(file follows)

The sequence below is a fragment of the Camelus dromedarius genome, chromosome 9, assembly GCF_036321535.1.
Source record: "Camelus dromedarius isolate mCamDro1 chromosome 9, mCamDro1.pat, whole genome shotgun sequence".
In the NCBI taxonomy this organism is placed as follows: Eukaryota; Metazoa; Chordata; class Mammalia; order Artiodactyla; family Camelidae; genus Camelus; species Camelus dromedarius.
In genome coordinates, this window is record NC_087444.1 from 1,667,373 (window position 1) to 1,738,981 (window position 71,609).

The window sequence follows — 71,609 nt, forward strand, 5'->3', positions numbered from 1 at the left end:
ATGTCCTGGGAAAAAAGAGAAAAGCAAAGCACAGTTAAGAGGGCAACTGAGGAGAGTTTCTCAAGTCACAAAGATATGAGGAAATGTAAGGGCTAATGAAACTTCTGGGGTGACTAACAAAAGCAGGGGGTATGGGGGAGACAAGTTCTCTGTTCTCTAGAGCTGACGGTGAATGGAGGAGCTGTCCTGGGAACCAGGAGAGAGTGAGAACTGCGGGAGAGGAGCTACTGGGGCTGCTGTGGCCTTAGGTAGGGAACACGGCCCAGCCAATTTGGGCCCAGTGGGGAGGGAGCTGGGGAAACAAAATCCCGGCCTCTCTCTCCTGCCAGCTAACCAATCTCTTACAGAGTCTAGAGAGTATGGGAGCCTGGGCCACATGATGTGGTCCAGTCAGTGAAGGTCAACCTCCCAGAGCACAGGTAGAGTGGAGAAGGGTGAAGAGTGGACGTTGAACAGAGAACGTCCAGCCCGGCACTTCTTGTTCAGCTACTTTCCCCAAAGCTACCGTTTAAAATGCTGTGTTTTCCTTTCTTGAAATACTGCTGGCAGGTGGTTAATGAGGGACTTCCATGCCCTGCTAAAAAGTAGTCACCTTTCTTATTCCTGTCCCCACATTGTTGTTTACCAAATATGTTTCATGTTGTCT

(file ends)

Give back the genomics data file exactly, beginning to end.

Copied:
The sequence below is a fragment of the Camelus dromedarius genome, chromosome 9, assembly GCF_036321535.1.
Source record: "Camelus dromedarius isolate mCamDro1 chromosome 9, mCamDro1.pat, whole genome shotgun sequence".
In the NCBI taxonomy this organism is placed as follows: Eukaryota; Metazoa; Chordata; class Mammalia; order Artiodactyla; family Camelidae; genus Camelus; species Camelus dromedarius.
In genome coordinates, this window is record NC_087444.1 from 1,667,373 (window position 1) to 1,738,981 (window position 71,609).

The window sequence follows — 71,609 nt, forward strand, 5'->3', positions numbered from 1 at the left end:
ATGTCCTGGGAAAAAAGAGAAAAGCAAAGCACAGTTAAGAGGGCAACTGAGGAGAGTTTCTCAAGTCACAAAGATATGAGGAAATGTAAGGGCTAATGAAACTTCTGGGGTGACTAACAAAAGCAGGGGGTATGGGGGAGACAAGTTCTCTGTTCTCTAGAGCTGACGGTGAATGGAGGAGCTGTCCTGGGAACCAGGAGAGAGTGAGAACTGCGGGAGAGGAGCTACTGGGGCTGCTGTGGCCTTAGGTAGGGAACACGGCCCAGCCAATTTGGGCCCAGTGGGGAGGGAGCTGGGGAAACAAAATCCCGGCCTCTCTCTCCTGCCAGCTAACCAATCTCTTACAGAGTCTAGAGAGTATGGGAGCCTGGGCCACATGATGTGGTCCAGTCAGTGAAGGTCAACCTCCCAGAGCACAGGTAGAGTGGAGAAGGGTGAAGAGTGGACGTTGAACAGAGAACGTCCAGCCCGGCACTTCTTGTTCAGCTACTTTCCCCAAAGCTACCGTTTAAAATGCTGTGTTTTCCTTTCTTGAAATACTGCTGGCAGGTGGTTAATGAGGGACTTCCATGCCCTGCTAAAAAGTAGTCACCTTTCTTATTCCTGTCCCCACATTGTTGTTTACCAAATATGTTTCATGTTGTCT